KAUST team reveals thermodynamic disorder in GaN-based nanowires

25th April 2017

New study shows the thermodynamic entropy behaviour of InGaN/GaN nanowires

Figure 1: (a) Schematic and layer structure of the InGaN/GaN p-i-n nanowires, (b) plan-view, and (c) elevation-view SEM images of the nanowires.

While GaN-based nanowires have the potential for realising integrated optoelectronic systems because of their high quantum efficiencies, they are also expected to pave the way for new photodetector device architectures and improved photosensitivity.

GaN-based p-i-n power devices based on nanowires are suitable for attenuators, high-frequency switches, as well as photodetector applications. However, non-radiative recombination affects their performance. 

Recently, researchers from the King Abdullah University of Science and Technology (KAUST) have been looking at the operational and thermal stability of group-III-nitride nanowires to find out more about their applicability in multifunctional applications.

Led by Xiaohang Li, Iman S. Roqan, and Boon S. Ooi, the team studied the photoinduced entropy of InGaN/GaN p-i-n double-heterostructure nanowires (shown above) using temperature-dependent photoluminescence.

They defined the photoinduced entropy as a thermodynamic quantity that represents the unavailability of a system’s energy for conversion into useful work due to carrier recombination and photon emission. They have also related the change in entropy generation to the change in photocarrier dynamics in the InGaN active regions using results from time-resolved photoluminescence study. 

They hypothesised that the amount of generated randomness in the InGaN layers in the nanowires eventually increases as the temperature approaches room temperature.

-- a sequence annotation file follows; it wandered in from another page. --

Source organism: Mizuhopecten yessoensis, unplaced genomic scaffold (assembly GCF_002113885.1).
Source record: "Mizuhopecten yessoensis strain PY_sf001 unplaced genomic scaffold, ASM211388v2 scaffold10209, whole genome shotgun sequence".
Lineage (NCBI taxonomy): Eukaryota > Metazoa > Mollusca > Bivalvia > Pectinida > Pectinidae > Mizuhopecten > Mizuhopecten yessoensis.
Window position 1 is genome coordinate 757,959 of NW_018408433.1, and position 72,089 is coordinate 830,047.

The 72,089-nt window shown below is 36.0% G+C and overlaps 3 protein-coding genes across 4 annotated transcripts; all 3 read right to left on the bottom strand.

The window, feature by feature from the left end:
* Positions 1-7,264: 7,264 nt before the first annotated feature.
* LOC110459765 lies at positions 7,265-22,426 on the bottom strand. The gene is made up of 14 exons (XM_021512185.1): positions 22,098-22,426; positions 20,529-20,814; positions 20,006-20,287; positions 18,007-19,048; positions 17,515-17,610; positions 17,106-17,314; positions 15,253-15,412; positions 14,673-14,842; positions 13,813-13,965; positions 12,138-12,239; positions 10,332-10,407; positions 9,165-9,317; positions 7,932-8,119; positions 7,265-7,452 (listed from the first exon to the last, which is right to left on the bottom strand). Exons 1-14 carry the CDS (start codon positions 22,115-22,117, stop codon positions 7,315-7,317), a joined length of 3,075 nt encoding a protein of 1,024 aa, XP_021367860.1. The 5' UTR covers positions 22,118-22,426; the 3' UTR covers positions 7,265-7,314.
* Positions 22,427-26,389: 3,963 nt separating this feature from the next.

To study the photoinduced entropy, the scientists have developed a mathematical model that considers the net energy exchange resulting from photoexcitation and photoluminescence. Using this approach, they observed an increasing trend in the amount of generated photoinduced entropy of the system above 250K, while below 250K, they observed an oscillatory trend in the generated entropy of the system that stabilises between 200 and 250K.

The decrease in the total recombination lifetimes with increasing temperatures reflects the fact that non-radiative recombination lifetime decreases, which the scientists attributed to the presence of surface defects on the nanowires.

They also attributed the increase in total recombination lifetime at low temperatures to the thermal annihilation of non-radiative recombination centres, and hypothesised that non-radiative recombination due to the activation of non-radiative recombination channels contributes to the overall increasing trend in the entropy above 250K.

“Since the entropy of a system sets an upper limit on the operational efficiency of a photoluminescent device, our study provides a qualitative description of the evolution in thermodynamic entropy generation in GaN-based nanowires,” Nasir Alfaraj, a PhD student in Li’s group and the paper’s first author, tells Compound Semiconductor. “Our findings will enable researchers working on developing and fabricating devices operating at various temperatures to better predict efficiency limitations.”

The researchers plan to further investigate the photoinduced entropy in other materials and types of structure. They also plan to present comparisons between samples with varied nanowire diameters and thin films of different materials. They stressed that they are open to collaborations with researchers who are interested in similar properties of their samples.

This collaborative work, which received financial support from KAUST and King Abdulaziz City for Science and Technology (KACST) is detailed in the paper: 'Photoinduced entropy of InGaN/GaN p-i-n double-heterostructure nanowires', from Applied Physics Letters, 110 (16) (2017).

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